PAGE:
Travel east along the Asian shore of the Propontis from Istanbul and you pass Gebze, where Hannibal is believed to be buried. Continue on for half an hour and you come to the busy industrial city of İzmit, epicenter of the tragic 1999 earthquake. Below the streets of the old town of İzmit lie Roman wonders that are only recently being uncovered.

Among the backstreets of one downtown neighborhood you can find a small gallery opened by a civil society group to display some of the finds from their backyard, literally. İzmit, or Nicomedia as it was known to the Romans, was an important city; it was the seat of the governor of Bithynia and it later had an emperor’s palace. When Emperor Diocletian persecuted the Christians in the 4th century A.D., many were killed in the amphitheater here, and an old Roman inscription commemorating this horrific event was found in the back garden of this gallery. Next door to the gallery lie columns waiting to be reassembled and underground there is a two kilometer tunnel still intact!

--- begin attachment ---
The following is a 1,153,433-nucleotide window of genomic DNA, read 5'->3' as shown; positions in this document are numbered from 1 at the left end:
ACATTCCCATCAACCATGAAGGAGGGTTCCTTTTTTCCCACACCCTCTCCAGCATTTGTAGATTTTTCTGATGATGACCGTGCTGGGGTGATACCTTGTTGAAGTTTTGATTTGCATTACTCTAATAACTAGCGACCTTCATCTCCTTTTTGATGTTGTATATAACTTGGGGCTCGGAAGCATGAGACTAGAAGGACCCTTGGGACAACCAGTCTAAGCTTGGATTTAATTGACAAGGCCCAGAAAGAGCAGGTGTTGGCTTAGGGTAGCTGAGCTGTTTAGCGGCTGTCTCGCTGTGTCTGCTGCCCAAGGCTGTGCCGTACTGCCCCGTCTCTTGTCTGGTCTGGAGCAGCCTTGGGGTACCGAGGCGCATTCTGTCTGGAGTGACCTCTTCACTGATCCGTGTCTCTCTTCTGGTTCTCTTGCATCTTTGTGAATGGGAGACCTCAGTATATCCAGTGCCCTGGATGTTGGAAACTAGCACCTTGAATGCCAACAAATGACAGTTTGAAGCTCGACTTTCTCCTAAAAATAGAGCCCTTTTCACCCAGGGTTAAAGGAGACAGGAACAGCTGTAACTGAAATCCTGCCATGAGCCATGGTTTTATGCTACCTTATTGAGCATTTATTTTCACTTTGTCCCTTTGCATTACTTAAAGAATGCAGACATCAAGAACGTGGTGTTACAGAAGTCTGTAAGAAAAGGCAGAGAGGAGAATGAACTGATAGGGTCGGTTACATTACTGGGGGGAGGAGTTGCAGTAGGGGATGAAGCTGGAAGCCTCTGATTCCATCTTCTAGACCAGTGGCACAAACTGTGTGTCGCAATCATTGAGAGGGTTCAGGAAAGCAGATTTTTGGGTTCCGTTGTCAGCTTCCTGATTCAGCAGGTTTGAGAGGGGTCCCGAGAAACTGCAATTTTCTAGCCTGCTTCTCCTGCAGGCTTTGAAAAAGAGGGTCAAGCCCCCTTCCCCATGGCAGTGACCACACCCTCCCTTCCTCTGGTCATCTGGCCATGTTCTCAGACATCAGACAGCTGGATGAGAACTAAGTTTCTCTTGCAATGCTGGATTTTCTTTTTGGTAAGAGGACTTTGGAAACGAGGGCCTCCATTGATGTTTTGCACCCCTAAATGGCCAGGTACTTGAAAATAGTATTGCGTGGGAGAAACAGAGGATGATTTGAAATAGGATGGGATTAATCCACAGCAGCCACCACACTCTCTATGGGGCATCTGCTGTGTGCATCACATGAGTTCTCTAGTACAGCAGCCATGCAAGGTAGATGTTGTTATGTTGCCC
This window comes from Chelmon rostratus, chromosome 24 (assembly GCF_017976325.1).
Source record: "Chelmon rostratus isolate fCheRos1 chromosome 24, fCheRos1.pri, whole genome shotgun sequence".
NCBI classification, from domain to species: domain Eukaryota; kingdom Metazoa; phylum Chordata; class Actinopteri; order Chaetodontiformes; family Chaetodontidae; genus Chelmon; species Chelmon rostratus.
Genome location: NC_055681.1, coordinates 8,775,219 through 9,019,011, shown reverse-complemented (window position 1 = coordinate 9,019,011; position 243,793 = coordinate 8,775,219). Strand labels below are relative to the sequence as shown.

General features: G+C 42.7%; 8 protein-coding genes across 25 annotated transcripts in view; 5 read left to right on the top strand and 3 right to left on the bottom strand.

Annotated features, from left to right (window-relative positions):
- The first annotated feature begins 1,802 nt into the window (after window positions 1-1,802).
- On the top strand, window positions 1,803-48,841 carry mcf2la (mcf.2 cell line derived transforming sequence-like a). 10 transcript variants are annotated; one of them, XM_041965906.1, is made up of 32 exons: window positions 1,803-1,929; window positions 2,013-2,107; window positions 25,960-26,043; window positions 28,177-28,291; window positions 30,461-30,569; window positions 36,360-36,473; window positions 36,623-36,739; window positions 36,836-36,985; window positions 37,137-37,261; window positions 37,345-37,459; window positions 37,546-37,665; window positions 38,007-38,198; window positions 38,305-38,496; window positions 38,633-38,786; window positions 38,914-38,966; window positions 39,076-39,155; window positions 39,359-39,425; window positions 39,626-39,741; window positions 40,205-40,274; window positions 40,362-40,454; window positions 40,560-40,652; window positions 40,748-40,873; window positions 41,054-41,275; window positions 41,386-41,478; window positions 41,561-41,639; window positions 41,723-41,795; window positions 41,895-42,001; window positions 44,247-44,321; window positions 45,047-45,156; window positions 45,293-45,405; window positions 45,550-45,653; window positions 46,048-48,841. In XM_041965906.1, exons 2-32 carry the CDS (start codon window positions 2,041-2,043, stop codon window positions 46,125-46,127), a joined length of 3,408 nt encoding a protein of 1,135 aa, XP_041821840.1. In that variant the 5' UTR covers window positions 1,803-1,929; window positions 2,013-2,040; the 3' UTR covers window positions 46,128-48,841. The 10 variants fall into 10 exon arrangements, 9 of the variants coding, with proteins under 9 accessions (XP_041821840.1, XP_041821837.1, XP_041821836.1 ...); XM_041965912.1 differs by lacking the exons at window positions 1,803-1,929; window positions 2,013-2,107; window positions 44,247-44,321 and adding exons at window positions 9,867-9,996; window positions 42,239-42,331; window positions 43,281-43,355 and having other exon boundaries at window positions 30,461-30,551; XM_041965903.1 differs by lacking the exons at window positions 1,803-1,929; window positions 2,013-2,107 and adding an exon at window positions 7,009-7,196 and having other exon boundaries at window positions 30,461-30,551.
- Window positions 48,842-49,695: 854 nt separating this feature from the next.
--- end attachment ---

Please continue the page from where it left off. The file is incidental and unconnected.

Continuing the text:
The İzmit Museum is hoping to attract funds and international interest in excavating these remains further. In 2011, they launched a project in the name of international and religious tolerance commemorating the many victims of Diocletian who died for their faith and whose skeletons have been found under the streets of the city.

Often our knowledge of the lives of those who walked before us so many centuries ago is limited to archaeological finds. In the case of İzmit, we have the detailed letters of Governor Pliny, famous to Latin scholars the world over. Pliny wrote to his emperor on countless occasions, giving him progress reports and asking for his advice.